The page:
Abernant was developed by the National Coal Board as one of the West Wales "super pits" alongside Cynheidre Colliery in the Gwendraeth valley, an investment intend to keep economic coal mining a viable industry in the area.
The £10million development began in 1954, with the sinking of two of the deepest shafts in the coalfield to allow access to the Peacock anthracite seam. The North (upcast) was 837 yards (765 m) and the South 987 yards (903 m) deep respectively. Two insets were also driven, No.3 at 692 yards (633 m) and No.4 at 792 yards (724 m) deep respectively.
In 1962, the colliery developed access to the Red Vein seam, resulting in the abandonment of the lower Peacock seams from 1963. The result was that during the 1970s, 900 men produced an average of 300,000 tonnes of coal per annum, from a system that covered 8 square miles (21 km2) with over 40 miles (64 km) of roadway.
The colliery was one of the first NCB pits to deploy retreat mining, whereby roadways were driven to the limit of the coal reserves, and then the coal faces then worked towards the pit bottom.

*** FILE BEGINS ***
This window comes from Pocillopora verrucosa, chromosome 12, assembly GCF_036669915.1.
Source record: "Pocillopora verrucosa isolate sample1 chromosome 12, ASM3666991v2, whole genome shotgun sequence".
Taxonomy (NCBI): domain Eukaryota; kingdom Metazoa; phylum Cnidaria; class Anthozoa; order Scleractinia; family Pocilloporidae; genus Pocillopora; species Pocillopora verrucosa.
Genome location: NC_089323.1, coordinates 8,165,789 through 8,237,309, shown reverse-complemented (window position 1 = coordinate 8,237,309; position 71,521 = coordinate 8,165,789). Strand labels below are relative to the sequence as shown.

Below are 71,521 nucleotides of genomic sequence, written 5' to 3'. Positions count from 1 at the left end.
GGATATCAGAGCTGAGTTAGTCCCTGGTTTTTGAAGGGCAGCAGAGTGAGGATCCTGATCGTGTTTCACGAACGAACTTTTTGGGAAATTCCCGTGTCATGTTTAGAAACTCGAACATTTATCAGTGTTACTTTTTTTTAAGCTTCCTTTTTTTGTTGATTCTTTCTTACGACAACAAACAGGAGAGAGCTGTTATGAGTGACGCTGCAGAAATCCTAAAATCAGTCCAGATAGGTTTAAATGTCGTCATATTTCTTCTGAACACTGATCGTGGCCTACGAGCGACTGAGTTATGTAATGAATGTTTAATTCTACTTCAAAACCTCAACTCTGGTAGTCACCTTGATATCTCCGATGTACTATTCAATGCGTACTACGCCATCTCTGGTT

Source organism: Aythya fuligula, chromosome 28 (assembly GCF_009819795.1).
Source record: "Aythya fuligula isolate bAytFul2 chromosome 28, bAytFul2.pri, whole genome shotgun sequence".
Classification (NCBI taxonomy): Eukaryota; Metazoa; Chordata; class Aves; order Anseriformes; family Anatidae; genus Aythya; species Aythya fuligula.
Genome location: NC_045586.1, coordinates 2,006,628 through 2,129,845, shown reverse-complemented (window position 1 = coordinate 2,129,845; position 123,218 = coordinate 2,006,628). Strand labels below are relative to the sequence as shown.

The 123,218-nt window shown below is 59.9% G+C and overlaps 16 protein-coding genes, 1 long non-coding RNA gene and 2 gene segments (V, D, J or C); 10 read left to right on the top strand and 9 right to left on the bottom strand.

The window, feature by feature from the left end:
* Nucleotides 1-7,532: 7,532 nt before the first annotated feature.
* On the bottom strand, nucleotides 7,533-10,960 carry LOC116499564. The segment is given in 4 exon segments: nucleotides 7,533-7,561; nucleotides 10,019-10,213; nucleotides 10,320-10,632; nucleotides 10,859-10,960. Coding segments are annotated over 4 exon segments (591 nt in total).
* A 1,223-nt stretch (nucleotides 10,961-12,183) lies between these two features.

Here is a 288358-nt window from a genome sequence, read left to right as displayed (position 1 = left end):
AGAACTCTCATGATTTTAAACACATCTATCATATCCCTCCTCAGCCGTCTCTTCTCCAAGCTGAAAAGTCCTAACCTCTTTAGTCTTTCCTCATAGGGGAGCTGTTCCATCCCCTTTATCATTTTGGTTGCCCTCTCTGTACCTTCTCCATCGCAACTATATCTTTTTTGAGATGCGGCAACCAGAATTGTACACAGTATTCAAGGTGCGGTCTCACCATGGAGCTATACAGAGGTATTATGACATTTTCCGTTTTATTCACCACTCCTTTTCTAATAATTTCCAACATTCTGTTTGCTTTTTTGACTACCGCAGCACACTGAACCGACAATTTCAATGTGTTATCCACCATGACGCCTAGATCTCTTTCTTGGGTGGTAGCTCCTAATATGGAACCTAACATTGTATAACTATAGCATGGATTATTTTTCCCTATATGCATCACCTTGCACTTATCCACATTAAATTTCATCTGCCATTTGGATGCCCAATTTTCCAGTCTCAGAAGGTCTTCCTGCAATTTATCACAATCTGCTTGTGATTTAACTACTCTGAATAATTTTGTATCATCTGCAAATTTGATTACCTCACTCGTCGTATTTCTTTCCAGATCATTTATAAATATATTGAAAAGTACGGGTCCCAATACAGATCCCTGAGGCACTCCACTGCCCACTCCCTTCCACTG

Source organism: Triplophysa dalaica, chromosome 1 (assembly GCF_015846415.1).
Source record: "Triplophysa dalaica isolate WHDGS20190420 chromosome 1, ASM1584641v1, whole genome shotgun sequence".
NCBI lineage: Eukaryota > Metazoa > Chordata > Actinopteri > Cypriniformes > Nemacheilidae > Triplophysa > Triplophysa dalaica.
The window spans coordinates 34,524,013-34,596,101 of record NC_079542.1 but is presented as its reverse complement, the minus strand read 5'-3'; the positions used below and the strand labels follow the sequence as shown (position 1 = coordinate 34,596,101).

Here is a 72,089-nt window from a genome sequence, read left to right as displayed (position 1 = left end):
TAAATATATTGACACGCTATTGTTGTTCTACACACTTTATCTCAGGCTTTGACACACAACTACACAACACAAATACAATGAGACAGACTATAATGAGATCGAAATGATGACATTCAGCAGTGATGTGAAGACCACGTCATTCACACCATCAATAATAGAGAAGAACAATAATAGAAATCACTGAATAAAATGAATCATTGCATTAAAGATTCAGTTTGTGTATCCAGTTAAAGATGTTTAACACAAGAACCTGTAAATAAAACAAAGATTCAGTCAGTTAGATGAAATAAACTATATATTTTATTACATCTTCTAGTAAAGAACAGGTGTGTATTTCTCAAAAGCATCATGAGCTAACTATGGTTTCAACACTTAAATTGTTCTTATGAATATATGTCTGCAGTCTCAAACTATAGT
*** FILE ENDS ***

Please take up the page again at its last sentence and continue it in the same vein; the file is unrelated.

Abernant closed in 1988.
In September 2011, Waste Recycling Group Ltd submitted plans for the development of an anaerobic digestion facility on the old colliery site. Proposed to run on food waste collected from 350,000 homes in Bridgend, Carmarthenshire, Neath Port Talbot, Pembrokeshire and Swansea, the plant would be capable of generating 2.3 MWatts of electricity to power 5,00 homes, and producing fertiliser.
- No.156: Abernant and Cynheidre Collieries. National Coal Board. 1954.
- "Food waste plan for old Abernant Colliery at Pontardawe". BBC Wales. 11 September 2011. Retrieved 2012-01-18.